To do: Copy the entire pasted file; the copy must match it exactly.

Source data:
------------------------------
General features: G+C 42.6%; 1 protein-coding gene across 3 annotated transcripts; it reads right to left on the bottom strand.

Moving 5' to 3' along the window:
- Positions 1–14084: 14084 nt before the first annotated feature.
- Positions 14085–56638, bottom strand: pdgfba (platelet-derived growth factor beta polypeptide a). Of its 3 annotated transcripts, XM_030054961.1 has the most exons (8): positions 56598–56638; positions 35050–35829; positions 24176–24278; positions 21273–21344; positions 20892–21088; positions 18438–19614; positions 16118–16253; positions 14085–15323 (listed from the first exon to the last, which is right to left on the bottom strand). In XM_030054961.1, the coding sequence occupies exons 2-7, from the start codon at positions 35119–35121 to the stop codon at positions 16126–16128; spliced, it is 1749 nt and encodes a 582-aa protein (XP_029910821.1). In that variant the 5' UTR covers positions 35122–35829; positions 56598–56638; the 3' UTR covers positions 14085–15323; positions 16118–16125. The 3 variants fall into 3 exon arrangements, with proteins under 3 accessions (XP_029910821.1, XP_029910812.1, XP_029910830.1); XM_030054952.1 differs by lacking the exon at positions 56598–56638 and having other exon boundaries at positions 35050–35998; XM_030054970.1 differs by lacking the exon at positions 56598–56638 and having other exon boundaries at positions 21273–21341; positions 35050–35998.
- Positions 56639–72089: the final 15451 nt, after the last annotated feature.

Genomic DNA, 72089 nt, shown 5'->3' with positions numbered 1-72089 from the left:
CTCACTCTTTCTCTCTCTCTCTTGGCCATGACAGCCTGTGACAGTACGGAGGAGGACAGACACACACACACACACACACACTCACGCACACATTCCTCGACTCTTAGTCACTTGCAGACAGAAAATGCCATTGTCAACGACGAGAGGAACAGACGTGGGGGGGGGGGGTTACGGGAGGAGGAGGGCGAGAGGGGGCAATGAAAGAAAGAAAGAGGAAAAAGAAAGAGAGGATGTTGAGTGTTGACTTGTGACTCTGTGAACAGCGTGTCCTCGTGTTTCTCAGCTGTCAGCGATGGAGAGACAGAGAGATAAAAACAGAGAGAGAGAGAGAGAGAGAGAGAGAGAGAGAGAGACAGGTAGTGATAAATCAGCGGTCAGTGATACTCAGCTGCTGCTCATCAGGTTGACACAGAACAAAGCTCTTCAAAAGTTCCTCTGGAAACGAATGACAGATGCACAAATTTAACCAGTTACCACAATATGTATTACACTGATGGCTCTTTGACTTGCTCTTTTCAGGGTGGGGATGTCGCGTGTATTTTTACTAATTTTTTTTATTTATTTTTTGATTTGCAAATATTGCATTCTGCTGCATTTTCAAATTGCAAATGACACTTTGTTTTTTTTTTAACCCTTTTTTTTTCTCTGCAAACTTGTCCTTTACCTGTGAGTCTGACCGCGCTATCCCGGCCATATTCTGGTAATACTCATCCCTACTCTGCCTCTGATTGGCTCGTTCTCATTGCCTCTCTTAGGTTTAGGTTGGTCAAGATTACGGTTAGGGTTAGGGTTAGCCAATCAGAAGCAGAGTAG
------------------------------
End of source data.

General features: G+C 42.6%; 1 protein-coding gene across 3 annotated transcripts; it reads right to left on the bottom strand.

Moving 5' to 3' along the window:
- Positions 1–14084: 14084 nt before the first annotated feature.
- Positions 14085–56638, bottom strand: pdgfba (platelet-derived growth factor beta polypeptide a). Of its 3 annotated transcripts, XM_030054961.1 has the most exons (8): positions 56598–56638; positions 35050–35829; positions 24176–24278; positions 21273–21344; positions 20892–21088; positions 18438–19614; positions 16118–16253; positions 14085–15323 (listed from the first exon to the last, which is right to left on the bottom strand). In XM_030054961.1, the coding sequence occupies exons 2-7, from the start codon at positions 35119–35121 to the stop codon at positions 16126–16128; spliced, it is 1749 nt and encodes a 582-aa protein (XP_029910821.1). In that variant the 5' UTR covers positions 35122–35829; positions 56598–56638; the 3' UTR covers positions 14085–15323; positions 16118–16125. The 3 variants fall into 3 exon arrangements, with proteins under 3 accessions (XP_029910821.1, XP_029910812.1, XP_029910830.1); XM_030054952.1 differs by lacking the exon at positions 56598–56638 and having other exon boundaries at positions 35050–35998; XM_030054970.1 differs by lacking the exon at positions 56598–56638 and having other exon boundaries at positions 21273–21341; positions 35050–35998.
- Positions 56639–72089: the final 15451 nt, after the last annotated feature.

Genomic DNA, 72089 nt, shown 5'->3' with positions numbered 1-72089 from the left:
CTCACTCTTTCTCTCTCTCTCTTGGCCATGACAGCCTGTGACAGTACGGAGGAGGACAGACACACACACACACACACACACTCACGCACACATTCCTCGACTCTTAGTCACTTGCAGACAGAAAATGCCATTGTCAACGACGAGAGGAACAGACGTGGGGGGGGGGGGTTACGGGAGGAGGAGGGCGAGAGGGGGCAATGAAAGAAAGAAAGAGGAAAAAGAAAGAGAGGATGTTGAGTGTTGACTTGTGACTCTGTGAACAGCGTGTCCTCGTGTTTCTCAGCTGTCAGCGATGGAGAGACAGAGAGATAAAAACAGAGAGAGAGAGAGAGAGAGAGAGAGAGAGAGAGAGACAGGTAGTGATAAATCAGCGGTCAGTGATACTCAGCTGCTGCTCATCAGGTTGACACAGAACAAAGCTCTTCAAAAGTTCCTCTGGAAACGAATGACAGATGCACAAATTTAACCAGTTACCACAATATGTATTACACTGATGGCTCTTTGACTTGCTCTTTTCAGGGTGGGGATGTCGCGTGTATTTTTACTAATTTTTTTTATTTATTTTTTGATTTGCAAATATTGCATTCTGCTGCATTTTCAAATTGCAAATGACACTTTGTTTTTTTTTTAACCCTTTTTTTTTCTCTGCAAACTTGTCCTTTACCTGTGAGTCTGACCGCGCTATCCCGGCCATATTCTGGTAATACTCATCCCTACTCTGCCTCTGATTGGCTCGTTCTCATTGCCTCTCTTAGGTTTAGGTTGGTCAAGATTACGGTTAGGGTTAGGGTTAGCCAATCAGAAGCAGAGTAG